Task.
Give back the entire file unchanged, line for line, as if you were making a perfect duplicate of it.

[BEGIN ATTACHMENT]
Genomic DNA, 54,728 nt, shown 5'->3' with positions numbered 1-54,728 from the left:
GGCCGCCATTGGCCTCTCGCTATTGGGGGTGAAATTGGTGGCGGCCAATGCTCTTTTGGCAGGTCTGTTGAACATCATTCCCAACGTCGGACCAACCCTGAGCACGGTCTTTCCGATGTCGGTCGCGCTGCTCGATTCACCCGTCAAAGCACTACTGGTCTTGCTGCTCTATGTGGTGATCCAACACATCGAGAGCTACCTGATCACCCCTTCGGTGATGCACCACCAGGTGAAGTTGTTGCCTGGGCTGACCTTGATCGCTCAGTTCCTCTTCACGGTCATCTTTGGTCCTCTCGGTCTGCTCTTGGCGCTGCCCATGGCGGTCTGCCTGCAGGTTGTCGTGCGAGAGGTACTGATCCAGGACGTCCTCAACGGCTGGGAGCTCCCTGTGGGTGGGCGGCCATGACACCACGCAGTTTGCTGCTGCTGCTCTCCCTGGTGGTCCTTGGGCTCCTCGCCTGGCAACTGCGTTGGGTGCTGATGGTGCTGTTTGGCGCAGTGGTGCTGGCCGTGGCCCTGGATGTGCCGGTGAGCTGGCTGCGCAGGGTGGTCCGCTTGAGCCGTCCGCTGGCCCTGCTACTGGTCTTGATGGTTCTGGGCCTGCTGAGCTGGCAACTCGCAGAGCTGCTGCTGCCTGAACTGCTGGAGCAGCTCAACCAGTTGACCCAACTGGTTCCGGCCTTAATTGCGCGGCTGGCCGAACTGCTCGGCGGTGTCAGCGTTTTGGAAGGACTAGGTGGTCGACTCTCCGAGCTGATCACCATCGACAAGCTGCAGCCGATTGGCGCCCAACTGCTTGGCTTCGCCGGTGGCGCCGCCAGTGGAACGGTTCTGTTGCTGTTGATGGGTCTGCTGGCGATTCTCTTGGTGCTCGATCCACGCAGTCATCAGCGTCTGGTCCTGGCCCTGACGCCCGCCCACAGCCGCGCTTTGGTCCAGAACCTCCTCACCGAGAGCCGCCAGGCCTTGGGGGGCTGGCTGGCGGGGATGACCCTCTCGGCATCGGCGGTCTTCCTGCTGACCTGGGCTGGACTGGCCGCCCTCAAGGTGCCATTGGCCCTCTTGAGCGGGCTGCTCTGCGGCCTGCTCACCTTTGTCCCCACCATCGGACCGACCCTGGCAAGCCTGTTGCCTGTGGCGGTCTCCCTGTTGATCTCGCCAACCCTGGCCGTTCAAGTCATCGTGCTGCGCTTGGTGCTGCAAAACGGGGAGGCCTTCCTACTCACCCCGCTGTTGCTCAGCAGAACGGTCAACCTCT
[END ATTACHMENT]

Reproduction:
Genomic DNA, 54,728 nt, shown 5'->3' with positions numbered 1-54,728 from the left:
GGCCGCCATTGGCCTCTCGCTATTGGGGGTGAAATTGGTGGCGGCCAATGCTCTTTTGGCAGGTCTGTTGAACATCATTCCCAACGTCGGACCAACCCTGAGCACGGTCTTTCCGATGTCGGTCGCGCTGCTCGATTCACCCGTCAAAGCACTACTGGTCTTGCTGCTCTATGTGGTGATCCAACACATCGAGAGCTACCTGATCACCCCTTCGGTGATGCACCACCAGGTGAAGTTGTTGCCTGGGCTGACCTTGATCGCTCAGTTCCTCTTCACGGTCATCTTTGGTCCTCTCGGTCTGCTCTTGGCGCTGCCCATGGCGGTCTGCCTGCAGGTTGTCGTGCGAGAGGTACTGATCCAGGACGTCCTCAACGGCTGGGAGCTCCCTGTGGGTGGGCGGCCATGACACCACGCAGTTTGCTGCTGCTGCTCTCCCTGGTGGTCCTTGGGCTCCTCGCCTGGCAACTGCGTTGGGTGCTGATGGTGCTGTTTGGCGCAGTGGTGCTGGCCGTGGCCCTGGATGTGCCGGTGAGCTGGCTGCGCAGGGTGGTCCGCTTGAGCCGTCCGCTGGCCCTGCTACTGGTCTTGATGGTTCTGGGCCTGCTGAGCTGGCAACTCGCAGAGCTGCTGCTGCCTGAACTGCTGGAGCAGCTCAACCAGTTGACCCAACTGGTTCCGGCCTTAATTGCGCGGCTGGCCGAACTGCTCGGCGGTGTCAGCGTTTTGGAAGGACTAGGTGGTCGACTCTCCGAGCTGATCACCATCGACAAGCTGCAGCCGATTGGCGCCCAACTGCTTGGCTTCGCCGGTGGCGCCGCCAGTGGAACGGTTCTGTTGCTGTTGATGGGTCTGCTGGCGATTCTCTTGGTGCTCGATCCACGCAGTCATCAGCGTCTGGTCCTGGCCCTGACGCCCGCCCACAGCCGCGCTTTGGTCCAGAACCTCCTCACCGAGAGCCGCCAGGCCTTGGGGGGCTGGCTGGCGGGGATGACCCTCTCGGCATCGGCGGTCTTCCTGCTGACCTGGGCTGGACTGGCCGCCCTCAAGGTGCCATTGGCCCTCTTGAGCGGGCTGCTCTGCGGCCTGCTCACCTTTGTCCCCACCATCGGACCGACCCTGGCAAGCCTGTTGCCTGTGGCGGTCTCCCTGTTGATCTCGCCAACCCTGGCCGTTCAAGTCATCGTGCTGCGCTTGGTGCTGCAAAACGGGGAGGCCTTCCTACTCACCCCGCTGTTGCTCAGCAGAACGGTCAACCTCT